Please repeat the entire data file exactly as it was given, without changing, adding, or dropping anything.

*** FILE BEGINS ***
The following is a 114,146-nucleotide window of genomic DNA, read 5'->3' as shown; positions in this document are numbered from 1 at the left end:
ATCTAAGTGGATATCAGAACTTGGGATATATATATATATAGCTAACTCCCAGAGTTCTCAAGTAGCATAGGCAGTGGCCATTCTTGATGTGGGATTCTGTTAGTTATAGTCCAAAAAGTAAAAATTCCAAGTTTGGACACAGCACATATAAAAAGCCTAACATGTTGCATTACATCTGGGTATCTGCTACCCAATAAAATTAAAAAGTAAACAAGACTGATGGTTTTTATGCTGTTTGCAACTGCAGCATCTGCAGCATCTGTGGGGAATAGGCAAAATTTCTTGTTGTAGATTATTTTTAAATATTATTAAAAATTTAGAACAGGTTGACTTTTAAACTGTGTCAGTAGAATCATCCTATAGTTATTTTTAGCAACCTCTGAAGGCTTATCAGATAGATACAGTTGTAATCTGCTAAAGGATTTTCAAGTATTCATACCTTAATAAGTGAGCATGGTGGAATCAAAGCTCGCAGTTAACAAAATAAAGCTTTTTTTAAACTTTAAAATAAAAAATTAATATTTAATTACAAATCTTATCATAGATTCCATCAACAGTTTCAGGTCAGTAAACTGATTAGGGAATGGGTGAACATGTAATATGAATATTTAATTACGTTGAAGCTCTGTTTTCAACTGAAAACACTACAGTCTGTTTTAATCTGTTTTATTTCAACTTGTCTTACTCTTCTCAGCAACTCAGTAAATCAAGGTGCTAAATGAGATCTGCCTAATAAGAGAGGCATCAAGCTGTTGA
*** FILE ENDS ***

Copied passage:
The following is a 114,146-nucleotide window of genomic DNA, read 5'->3' as shown; positions in this document are numbered from 1 at the left end:
ATCTAAGTGGATATCAGAACTTGGGATATATATATATATAGCTAACTCCCAGAGTTCTCAAGTAGCATAGGCAGTGGCCATTCTTGATGTGGGATTCTGTTAGTTATAGTCCAAAAAGTAAAAATTCCAAGTTTGGACACAGCACATATAAAAAGCCTAACATGTTGCATTACATCTGGGTATCTGCTACCCAATAAAATTAAAAAGTAAACAAGACTGATGGTTTTTATGCTGTTTGCAACTGCAGCATCTGCAGCATCTGTGGGGAATAGGCAAAATTTCTTGTTGTAGATTATTTTTAAATATTATTAAAAATTTAGAACAGGTTGACTTTTAAACTGTGTCAGTAGAATCATCCTATAGTTATTTTTAGCAACCTCTGAAGGCTTATCAGATAGATACAGTTGTAATCTGCTAAAGGATTTTCAAGTATTCATACCTTAATAAGTGAGCATGGTGGAATCAAAGCTCGCAGTTAACAAAATAAAGCTTTTTTTAAACTTTAAAATAAAAAATTAATATTTAATTACAAATCTTATCATAGATTCCATCAACAGTTTCAGGTCAGTAAACTGATTAGGGAATGGGTGAACATGTAATATGAATATTTAATTACGTTGAAGCTCTGTTTTCAACTGAAAACACTACAGTCTGTTTTAATCTGTTTTATTTCAACTTGTCTTACTCTTCTCAGCAACTCAGTAAATCAAGGTGCTAAATGAGATCTGCCTAATAAGAGAGGCATCAAGCTGTTGA